Work requirements a non-starter for Medicaid waiver

As noted below, Gov. McCrory met with President Obama to discuss flexibility in using Medicaid expansion money to implement a North Carolina specific program that will extend health insurance to more low-income residents. As we have also said, the federal government has shown a tremendous willingness to accommodate governors who request authority to design new and innovative programs. This is all encouraging and kudos to the Governor for sticking his toe in the water.

What is not encouraging is McCrory floating the idea of work requirements as a condition to receive health insurance. As McCrory notes in the article, Utah’s Governor has pushed this idea unsuccessfully. Our Governor feels that President Obama may reconsider his opposition to this idea. That will not happen.

As background, an 1115 waiver allows states to waive some traditional protections in Medicaid to experiment with new ideas that can improve this important health insurance program. Specifically, waivers are meant to promote the ultimate objectives of Medicaid. Several states, for example, now have waivers to purchase private insurance plans for low-income people who would be eligible for Medicaid under expansion. This is an interesting and worthwhile experiment and we will collect important information on outcomes and costs from these state innovations.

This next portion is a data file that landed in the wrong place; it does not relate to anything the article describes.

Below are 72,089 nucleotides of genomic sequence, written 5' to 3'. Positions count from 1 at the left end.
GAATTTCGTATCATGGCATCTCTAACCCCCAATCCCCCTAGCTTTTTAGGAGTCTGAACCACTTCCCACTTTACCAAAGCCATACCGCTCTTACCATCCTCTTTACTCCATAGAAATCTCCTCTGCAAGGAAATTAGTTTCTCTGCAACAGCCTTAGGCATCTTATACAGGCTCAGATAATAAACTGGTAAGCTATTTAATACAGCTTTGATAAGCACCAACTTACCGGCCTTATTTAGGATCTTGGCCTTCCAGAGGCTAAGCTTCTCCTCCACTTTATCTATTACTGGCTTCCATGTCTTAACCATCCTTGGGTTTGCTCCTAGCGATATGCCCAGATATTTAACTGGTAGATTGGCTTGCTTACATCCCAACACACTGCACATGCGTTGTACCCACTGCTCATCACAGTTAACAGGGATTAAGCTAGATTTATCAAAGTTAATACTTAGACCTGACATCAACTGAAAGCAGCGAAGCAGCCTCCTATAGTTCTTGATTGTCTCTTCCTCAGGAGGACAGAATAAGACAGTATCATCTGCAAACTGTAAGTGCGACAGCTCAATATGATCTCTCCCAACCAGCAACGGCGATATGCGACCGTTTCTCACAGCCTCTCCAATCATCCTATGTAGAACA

Some Governors are abusing this process by applying for 1115 waivers that do nothing but erect barriers for people who need health insurance. A prime example is requesting a waiver that requires people to report to work search programs as a condition of receiving health insurance benefits. This is not innovative. It is not new. We know what happens when you include work requirements as a condition for receiving public benefits. It means many people will not be able to access insurance.

The waiver approved in Pennsylvania includes a provision that automatically refers unemployed people to job programs when they enroll in insurance. That’s fine as long as insurance is not contingent on participation in the work program.

We know, for these reasons, that a work requirement will not be approved by the federal government. There is some concern that Gov. McCrory may use this as a poison pill to sink a Medicaid expansion proposal and then blame the Obama Administration for not showing enough flexibility. Let’s hope that’s not the case.

Gov. McCrory has plenty of room to create a North Carolina specific plan to cover low-income people in the state. He should drop this one idea that everyone knows will never get approved and move forward with an evidence-based, innovative policy.

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